6 To illustrate this internal dynamic at work, the author has used the garments in the catalogue, as well as the well documented and comprehensive Notman photograph collection. In her essay "Notman Photographs: The Dynamic of a Sleeve," the author presents a test case for her theory of the internal process of fashion change. She examines, through the Notman portraits, a very particular stylistic evolution: the shape of women's sleeves in Montreal in the 1890s.

7 From the plain, tight sleeve of the late 1880s, a few nascent hints of a puff soon appeared, the beginnings of a greater and greater distortion of the sleeve shape, which reached its evolutionary limit in the huge gigot or melon form, then collapsed returning to the flat sleeve by the late 1890s. The author observes that when a direction in style has been established, its own momentum will push it along that path to its limits, then it will retreat or change direction.

8 The last essay in the catalogue, "Collective Taste: Montreal Fashion Plates and Views," is somewhat of a caveat to the argument for internal dynamic. Although fashion is controlled by its own formal laws, understanding and acceptance by its public will also influence the path it takes: "The actual direction of fashion, including changes in stylish forms, shapes or silhouette, is thus dictated to a certain degree by ... collective taste" (p. 69).

9 Society in nineteenth-century Montreal learned about, and passed judgement on, the latest styles in numerous fashion journals published in Montreal, the United States, France, Britain, and the rest of Europe. By a careful comparison of fashion plates in Montreal and foreign journals, the author establishes that Montreal did not lack for the latest fashion news, and indeed was a fashion capital in North America. The journals borrowed fashion illustrations from one another, and there was a very short time lag between the appearance of a fashion plate in a European journal and its reappearance in a Montreal journal. Indeed Montreal was quicker that the United States in reproducing fashion plates, and sometimes took the lead role, which might be explained by Canada's closer ties to Europe. This analysis of fashion journals is accompanied by four useful appendices listing foreign fashion journals available in Montreal, and a comparison of fashion plates in The Canadian Illustrated News and foreign journals.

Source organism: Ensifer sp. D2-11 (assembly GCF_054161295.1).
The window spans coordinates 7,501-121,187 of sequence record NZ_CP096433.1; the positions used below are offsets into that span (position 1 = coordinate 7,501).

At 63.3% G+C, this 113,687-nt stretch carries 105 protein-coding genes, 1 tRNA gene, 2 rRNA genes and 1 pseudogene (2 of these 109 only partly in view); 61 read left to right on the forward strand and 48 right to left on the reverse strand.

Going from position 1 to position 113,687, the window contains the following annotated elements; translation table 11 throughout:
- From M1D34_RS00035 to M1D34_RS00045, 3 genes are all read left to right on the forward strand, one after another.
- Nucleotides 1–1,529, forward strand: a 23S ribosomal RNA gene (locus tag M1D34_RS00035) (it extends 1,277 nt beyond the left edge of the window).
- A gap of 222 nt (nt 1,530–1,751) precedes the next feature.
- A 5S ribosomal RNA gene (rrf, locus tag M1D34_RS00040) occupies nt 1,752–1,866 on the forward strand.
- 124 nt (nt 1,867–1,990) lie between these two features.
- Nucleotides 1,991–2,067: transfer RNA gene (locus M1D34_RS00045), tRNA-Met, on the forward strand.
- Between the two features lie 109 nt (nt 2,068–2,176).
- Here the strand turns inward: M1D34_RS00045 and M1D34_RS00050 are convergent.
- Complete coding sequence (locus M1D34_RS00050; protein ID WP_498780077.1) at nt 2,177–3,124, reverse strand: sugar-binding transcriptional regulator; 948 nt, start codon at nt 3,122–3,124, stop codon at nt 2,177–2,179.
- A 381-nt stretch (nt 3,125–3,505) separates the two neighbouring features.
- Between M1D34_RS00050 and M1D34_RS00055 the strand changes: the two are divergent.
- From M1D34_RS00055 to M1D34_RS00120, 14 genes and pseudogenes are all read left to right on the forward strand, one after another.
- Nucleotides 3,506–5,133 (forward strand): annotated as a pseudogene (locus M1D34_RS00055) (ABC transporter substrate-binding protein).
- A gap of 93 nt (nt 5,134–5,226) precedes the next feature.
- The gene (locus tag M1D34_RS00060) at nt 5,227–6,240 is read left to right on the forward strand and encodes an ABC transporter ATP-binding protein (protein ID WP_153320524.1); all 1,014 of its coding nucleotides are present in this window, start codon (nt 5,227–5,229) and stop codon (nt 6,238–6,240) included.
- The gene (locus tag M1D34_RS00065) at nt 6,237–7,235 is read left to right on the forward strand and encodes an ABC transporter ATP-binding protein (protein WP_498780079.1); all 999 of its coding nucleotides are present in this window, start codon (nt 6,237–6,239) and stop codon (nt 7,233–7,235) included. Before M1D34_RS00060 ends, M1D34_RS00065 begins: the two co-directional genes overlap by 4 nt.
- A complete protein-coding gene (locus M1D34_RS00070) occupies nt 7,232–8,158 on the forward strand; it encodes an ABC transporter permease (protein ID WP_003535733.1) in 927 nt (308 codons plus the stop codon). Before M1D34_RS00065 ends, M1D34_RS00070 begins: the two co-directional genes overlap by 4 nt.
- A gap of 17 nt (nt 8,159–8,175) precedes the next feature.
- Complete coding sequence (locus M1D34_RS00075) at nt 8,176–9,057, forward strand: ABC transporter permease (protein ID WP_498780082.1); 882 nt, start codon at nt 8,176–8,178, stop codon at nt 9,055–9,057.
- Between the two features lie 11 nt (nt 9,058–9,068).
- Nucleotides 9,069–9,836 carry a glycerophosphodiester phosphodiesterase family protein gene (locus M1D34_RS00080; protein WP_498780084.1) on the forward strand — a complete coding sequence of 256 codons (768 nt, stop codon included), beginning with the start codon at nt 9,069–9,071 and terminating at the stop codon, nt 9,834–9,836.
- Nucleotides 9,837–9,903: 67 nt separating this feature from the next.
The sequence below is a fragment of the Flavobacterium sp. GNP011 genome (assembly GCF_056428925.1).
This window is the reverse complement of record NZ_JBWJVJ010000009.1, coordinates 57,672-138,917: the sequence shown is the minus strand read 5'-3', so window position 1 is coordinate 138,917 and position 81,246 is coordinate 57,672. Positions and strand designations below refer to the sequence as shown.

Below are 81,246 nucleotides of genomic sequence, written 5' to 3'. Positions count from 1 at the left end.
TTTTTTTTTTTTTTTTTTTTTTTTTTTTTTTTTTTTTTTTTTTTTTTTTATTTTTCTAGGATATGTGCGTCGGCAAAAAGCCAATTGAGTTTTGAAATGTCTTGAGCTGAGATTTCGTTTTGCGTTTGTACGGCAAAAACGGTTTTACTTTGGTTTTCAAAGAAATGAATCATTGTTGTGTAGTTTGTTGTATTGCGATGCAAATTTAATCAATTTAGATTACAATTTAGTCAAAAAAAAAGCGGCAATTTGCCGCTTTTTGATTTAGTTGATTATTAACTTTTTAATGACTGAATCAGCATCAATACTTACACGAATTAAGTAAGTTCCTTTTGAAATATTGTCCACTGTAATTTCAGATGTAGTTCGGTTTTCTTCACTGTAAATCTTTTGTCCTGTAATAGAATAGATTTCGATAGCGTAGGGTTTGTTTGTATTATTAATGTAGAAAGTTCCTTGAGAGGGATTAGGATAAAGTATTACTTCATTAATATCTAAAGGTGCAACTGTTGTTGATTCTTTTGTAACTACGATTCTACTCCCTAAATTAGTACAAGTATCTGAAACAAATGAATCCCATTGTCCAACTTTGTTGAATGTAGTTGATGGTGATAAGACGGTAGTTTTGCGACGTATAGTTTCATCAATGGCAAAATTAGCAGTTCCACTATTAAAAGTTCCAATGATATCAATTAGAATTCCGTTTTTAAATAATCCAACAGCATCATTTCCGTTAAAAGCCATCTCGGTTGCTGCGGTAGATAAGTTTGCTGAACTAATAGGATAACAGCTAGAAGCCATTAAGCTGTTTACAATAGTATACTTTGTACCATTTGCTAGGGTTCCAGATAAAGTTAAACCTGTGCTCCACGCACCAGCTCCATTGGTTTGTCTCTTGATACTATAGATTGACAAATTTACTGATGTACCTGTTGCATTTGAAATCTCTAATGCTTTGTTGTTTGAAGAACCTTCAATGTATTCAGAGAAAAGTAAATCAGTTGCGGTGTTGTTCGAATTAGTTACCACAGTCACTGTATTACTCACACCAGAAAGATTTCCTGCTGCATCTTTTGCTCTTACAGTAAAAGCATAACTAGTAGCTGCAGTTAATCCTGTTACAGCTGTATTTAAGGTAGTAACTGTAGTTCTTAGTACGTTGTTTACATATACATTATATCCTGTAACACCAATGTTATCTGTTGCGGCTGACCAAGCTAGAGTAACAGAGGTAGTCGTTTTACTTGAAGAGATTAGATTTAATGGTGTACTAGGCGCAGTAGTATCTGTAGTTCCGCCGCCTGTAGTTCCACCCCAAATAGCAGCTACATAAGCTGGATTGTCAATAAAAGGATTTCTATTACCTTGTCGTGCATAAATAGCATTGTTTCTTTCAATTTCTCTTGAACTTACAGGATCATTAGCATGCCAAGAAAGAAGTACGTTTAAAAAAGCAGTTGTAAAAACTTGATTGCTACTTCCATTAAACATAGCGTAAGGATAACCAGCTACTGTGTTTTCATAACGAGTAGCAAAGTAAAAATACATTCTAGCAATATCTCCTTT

10 Montrealers were further exposed to haute couture through the display of fashionable attire worn by the bon ton at the theatre, garrison balls, exhibitions and pleasure parks, of which there were numerous reports and illustrations in the newspapers. The author concludes that fashion journals and public display provided opportunities for the dissemination of fashion. The actual mechanism for the creation of collective taste and the influence that collective taste had on new fashion trends is not addressed in this essay.

11 Jacqueline Beaudoin-Ross maintains that fashion changes originate from an inner source, so that collective taste may influence, but not dictate, the direction fashion eventually takes. The evidence for an internal dynamic in fashion is convincing, but begs the question "how does it happen?" Sleeves don't change shape of their own accord. This anthropomorphism leaves out the role of the designers, producers and promoters of fashion. Where did they get their ideas, and how much influence did they have?

12 Any good book will spark many questions and Form and Fashion is no exception. As a catalogue, it contains excellent photographs and descriptive information of an important Canadian costume collection. As a monograph, it is thought provoking, and a serious contribution to Canadian material culture.